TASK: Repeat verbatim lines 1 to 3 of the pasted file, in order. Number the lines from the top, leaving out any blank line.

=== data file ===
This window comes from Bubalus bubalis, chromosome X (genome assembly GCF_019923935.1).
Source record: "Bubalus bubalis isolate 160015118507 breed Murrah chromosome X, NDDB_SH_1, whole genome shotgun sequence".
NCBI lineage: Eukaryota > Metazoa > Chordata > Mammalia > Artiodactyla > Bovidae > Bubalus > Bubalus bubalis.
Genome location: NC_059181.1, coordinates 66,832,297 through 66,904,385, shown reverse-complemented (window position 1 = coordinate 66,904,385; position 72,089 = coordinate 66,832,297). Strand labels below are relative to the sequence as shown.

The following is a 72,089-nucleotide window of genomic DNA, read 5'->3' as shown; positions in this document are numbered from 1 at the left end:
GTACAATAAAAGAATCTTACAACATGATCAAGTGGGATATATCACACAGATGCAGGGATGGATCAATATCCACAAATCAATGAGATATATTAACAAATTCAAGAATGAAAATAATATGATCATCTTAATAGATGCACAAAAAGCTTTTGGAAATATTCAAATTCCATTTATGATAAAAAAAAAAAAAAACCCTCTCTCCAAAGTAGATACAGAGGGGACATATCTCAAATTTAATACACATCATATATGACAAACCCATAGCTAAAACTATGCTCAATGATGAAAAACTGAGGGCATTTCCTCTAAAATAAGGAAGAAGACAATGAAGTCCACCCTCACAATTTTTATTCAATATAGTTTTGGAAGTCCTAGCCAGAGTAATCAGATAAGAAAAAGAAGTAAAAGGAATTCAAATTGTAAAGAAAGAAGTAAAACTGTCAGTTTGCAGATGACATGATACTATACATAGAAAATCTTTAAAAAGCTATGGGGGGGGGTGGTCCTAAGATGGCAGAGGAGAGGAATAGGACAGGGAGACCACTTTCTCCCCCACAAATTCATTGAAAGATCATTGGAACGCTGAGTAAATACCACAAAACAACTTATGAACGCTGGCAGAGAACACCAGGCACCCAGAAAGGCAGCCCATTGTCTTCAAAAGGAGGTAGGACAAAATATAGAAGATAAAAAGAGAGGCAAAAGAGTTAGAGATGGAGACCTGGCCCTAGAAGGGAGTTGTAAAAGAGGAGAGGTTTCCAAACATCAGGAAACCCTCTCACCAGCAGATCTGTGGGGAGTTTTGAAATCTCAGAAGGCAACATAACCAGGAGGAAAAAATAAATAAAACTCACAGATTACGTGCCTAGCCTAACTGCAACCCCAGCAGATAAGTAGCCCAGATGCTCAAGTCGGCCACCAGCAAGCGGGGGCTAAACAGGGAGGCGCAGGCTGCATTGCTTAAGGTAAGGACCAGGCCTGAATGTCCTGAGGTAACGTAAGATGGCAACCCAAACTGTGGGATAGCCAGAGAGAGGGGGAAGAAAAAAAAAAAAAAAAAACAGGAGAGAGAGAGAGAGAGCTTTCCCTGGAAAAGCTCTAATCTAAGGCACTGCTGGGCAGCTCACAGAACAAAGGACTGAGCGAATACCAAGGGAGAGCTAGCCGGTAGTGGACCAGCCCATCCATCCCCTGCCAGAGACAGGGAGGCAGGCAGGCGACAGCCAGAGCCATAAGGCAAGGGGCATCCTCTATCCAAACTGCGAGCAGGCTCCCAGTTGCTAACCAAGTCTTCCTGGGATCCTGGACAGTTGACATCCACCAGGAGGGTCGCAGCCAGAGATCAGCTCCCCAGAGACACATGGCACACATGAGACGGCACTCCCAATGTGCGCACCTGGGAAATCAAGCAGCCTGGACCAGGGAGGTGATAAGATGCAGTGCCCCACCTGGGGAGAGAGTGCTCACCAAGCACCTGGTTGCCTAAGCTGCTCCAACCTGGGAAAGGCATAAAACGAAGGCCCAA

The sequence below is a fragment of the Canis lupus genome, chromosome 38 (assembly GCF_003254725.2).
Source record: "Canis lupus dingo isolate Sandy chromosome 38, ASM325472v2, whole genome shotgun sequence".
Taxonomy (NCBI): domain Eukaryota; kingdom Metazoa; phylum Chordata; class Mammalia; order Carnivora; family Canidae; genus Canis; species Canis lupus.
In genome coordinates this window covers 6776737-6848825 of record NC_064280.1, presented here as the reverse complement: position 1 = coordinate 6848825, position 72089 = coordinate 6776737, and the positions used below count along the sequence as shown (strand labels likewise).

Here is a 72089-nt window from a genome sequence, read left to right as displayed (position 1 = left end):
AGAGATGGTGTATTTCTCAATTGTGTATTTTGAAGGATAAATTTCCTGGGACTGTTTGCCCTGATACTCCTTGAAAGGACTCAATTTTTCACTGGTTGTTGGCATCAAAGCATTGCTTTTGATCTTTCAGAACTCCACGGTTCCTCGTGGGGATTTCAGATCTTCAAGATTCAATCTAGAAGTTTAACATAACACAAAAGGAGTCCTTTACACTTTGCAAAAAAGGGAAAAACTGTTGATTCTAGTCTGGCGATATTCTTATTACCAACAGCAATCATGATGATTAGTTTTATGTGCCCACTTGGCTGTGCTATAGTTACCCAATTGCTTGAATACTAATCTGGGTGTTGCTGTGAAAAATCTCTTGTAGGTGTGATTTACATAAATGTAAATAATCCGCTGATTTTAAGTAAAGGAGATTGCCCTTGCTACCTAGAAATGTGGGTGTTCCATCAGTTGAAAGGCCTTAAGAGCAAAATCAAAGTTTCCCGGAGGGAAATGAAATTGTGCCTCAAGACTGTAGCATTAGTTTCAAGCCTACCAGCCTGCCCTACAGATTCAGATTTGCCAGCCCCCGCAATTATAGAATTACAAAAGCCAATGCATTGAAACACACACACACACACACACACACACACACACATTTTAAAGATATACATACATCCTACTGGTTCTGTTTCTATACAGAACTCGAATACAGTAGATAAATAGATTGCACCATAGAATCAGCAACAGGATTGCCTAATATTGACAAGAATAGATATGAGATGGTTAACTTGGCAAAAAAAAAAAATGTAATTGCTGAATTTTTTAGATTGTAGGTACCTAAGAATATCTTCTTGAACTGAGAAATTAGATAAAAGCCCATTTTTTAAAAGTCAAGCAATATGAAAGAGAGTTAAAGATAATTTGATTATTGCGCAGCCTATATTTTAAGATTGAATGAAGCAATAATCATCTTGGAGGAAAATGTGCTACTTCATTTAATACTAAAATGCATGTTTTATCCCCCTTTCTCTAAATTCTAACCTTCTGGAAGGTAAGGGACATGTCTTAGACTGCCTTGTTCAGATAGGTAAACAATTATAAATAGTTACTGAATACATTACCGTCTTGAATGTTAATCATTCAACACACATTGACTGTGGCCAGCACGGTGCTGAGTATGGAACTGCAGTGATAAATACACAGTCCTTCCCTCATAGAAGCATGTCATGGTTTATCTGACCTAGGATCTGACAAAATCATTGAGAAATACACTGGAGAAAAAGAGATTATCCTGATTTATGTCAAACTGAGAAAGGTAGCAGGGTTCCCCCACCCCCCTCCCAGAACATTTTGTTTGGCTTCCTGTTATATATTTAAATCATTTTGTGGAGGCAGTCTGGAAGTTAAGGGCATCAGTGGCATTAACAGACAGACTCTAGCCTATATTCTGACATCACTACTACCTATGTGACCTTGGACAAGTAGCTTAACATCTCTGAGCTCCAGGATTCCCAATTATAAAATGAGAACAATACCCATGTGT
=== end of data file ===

This window comes from Bubalus bubalis, chromosome X (genome assembly GCF_019923935.1).
Source record: "Bubalus bubalis isolate 160015118507 breed Murrah chromosome X, NDDB_SH_1, whole genome shotgun sequence".
NCBI lineage: Eukaryota > Metazoa > Chordata > Mammalia > Artiodactyla > Bovidae > Bubalus > Bubalus bubalis.